By DR. MARY HEALY
associate professor of Scripture
Sacred Heart Major Seminary, Detroit
Three years ago the International Catholic Charismatic Renewal Services council commissioned Bishop Joe Grech, Fr. Peter Hocken and myself to create a theological document reflecting on baptism in the Holy Spirit.
The document would have a twofold purpose. First, it would serve as a reference point within the renewal by clearly articulating the grace of baptism in the Holy Spirit in light of scripture and tradition. Second, it would be a resource for ecclesial authorities, including bishops and priests, who have pastoral responsibility for renewal groups and the more than 120 million Catholics worldwide who have been baptized in the Holy Spirit.
Our first step was to create a draft document, which was completed in 2009 and sent to about thirty theologians and Renewal leaders worldwide for comment. We received detailed feedback and incorporated much of it into the revised document. In the middle of this process our beloved Bishop Joe was unexpectedly called home to the Lord, and I am convinced his prayers are supporting us in this work even now.
In March 2011 the document was presented at an international colloquium in Rome, organized by ICCRS and attended by theologians and Renewal leaders from 44 countries. The participants discussed baptism in the Spirit in depth and offered further input on the document. Afterward the document was again revised, and it has now been submitted to the ICCRS Council for final review and publication.
In preparing this document and conversing with many people on this topic over the last several years, I find in my own heart a renewed excitement to understand, live out and share with others the amazing, transforming grace of baptism in the Holy Spirit.
As the Catholic charismatic renewal fast approaches our jubilee anniversary in 2017, I believe the document is especially needed for three reasons:
First, there is a need to continually foster and deepen the reception of baptism in the Spirit within the renewal, especially through good formation. Unlike other movements in the Church, the renewal has no human founder, no centralized structure and no unified process of formation. This is part of its uniqueness, a gift of God, but it also means that we have to strive to ensure that solid formation occurs wherever the renewal exists, so that the flame of Pentecostal fire is kept burning and baptism in the Spirit is deeply integrated into the whole of Christian life.
Good formation also helps avoid pastoral mistakes, which over the years have given the renewal a bad reputation in some parts of the world. Thus there is need for teaching materials that can serve as a foundation to be used and adapted by different groups around the world.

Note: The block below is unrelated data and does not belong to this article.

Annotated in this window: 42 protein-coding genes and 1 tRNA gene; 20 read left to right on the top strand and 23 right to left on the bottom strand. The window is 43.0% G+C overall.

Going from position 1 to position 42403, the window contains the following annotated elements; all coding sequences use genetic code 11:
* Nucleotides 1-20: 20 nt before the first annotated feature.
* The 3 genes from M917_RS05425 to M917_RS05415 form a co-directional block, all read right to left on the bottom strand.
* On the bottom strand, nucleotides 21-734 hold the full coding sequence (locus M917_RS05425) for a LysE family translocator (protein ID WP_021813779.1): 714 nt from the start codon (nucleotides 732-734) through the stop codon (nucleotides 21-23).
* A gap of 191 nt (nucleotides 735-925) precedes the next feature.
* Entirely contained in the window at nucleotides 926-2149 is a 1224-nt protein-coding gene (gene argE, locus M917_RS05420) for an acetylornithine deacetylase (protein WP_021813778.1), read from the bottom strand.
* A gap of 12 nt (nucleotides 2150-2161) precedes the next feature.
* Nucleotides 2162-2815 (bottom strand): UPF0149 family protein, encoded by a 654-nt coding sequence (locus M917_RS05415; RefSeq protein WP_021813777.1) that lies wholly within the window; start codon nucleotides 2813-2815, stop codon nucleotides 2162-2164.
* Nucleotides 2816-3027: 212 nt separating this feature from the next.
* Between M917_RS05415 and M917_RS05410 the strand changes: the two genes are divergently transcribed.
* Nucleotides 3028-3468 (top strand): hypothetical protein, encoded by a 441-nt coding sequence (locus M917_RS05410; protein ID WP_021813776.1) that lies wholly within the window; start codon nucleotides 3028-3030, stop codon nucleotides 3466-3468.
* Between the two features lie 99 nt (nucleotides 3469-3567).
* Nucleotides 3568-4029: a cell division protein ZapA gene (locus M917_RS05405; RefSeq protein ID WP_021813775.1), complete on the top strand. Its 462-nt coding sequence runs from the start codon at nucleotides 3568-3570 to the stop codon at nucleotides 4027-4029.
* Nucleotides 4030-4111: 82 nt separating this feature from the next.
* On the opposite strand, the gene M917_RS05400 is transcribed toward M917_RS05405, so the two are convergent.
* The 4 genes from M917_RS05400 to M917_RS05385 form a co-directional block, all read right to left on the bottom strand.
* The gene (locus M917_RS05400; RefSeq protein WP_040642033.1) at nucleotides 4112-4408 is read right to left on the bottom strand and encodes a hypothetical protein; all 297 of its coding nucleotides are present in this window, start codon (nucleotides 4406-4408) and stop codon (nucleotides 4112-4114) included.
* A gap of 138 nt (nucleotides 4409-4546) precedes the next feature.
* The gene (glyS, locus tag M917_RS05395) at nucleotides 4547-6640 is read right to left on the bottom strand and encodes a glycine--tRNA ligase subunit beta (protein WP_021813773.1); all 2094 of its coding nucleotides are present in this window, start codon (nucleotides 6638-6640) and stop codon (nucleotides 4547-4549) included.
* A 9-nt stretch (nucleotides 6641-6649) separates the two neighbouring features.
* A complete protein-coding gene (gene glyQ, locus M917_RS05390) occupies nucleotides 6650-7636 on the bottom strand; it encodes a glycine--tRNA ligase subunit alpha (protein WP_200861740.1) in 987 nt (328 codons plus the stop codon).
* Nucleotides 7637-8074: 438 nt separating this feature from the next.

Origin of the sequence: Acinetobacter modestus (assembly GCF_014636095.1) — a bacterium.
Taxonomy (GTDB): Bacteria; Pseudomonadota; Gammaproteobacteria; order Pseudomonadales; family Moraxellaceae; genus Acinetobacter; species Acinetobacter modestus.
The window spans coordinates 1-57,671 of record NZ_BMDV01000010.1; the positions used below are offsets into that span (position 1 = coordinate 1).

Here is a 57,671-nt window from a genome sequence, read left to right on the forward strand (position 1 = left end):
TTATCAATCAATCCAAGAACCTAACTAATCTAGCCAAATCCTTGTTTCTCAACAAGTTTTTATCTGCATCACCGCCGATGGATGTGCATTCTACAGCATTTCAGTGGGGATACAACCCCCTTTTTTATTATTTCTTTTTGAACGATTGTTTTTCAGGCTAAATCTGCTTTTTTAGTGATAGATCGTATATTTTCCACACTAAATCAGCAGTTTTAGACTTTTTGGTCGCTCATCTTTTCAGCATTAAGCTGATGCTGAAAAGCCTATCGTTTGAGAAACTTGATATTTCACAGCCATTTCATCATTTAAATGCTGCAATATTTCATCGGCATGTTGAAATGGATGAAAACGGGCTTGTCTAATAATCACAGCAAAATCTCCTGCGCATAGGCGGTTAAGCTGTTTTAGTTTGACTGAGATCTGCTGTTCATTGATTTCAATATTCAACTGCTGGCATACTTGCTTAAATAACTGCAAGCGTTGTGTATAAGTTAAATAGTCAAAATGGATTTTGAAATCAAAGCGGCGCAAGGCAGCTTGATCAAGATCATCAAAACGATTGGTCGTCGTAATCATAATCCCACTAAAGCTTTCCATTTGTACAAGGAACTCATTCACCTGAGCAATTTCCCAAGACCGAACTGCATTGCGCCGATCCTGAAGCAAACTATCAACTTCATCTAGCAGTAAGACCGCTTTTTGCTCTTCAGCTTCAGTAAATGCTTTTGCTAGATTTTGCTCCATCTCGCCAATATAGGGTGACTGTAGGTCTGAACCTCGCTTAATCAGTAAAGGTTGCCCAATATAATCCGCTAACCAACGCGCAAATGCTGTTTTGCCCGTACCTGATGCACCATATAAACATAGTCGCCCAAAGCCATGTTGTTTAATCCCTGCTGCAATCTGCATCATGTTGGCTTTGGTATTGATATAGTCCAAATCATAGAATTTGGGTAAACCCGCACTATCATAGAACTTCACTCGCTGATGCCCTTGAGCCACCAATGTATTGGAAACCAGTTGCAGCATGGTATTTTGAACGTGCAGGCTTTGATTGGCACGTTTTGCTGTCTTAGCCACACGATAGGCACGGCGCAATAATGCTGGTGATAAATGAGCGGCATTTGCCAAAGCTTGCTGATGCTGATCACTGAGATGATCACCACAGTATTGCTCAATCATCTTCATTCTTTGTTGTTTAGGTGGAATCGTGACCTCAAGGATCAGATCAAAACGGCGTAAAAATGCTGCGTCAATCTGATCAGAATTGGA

Second, theological reflection is part of the ongoing process of growth in ecclesial maturity. Like Christians in every age, we are called to reflect on what God is doing in our time in the light of the deposit of Catholic faith. The beautiful diversity of the renewal, in all its rich variety of expressions around the world, also means there is ongoing need for theological dialogue with one another and for resources that express a basic consensus.
Finally, part of God’s purpose in raising up the renewal is to spread the “culture of Pentecost” and the “spirituality of Pentecost” throughout the Church. Indeed, Popes Benedict XVI and John Paul II have given us this mandate. This is already being done to some degree, but there is much more to be done. There are many misunderstandings in the Church about baptism in the Spirit and the gifts of the Spirit. There is a resistance to the renewal in some parts of the world. At the same time, in some areas there is a new openness and interest where previously we found only closed doors. The time is ripe for us to develop a clear, unified and well-thought-out strategy of communication, so that doors may be opened even wider to the Holy Spirit and his gifts.
The document has four parts which cover the following key areas.
Part I: Characteristics and Fruits
This section answers the question: What are the visible, concrete fruits of baptism in the Spirit as it is experienced today? How has this grace changed the lives of individuals and the Church? Our answer was aided in part by the many encouraging statements on the renewal published by bishops’ conferences around the world, which are remarkably consistent in their description of baptism in the Spirit and its effects.
The section begins with a definition of baptism in the Spirit, which we refined on the basis of input received at the colloquium: Baptism in the Spirit is a life-transforming experience of the love of God the Father poured into one’s heart by the Holy Spirit, and received through a total surrender to the lordship of Jesus Christ. This grace brings alive sacramental baptism and confirmation, deepens communion with God and with fellow Christians, enkindles evangelistic fervour and equips a person with charisms for service and mission.
Part II: Biblical and Patristic Foundations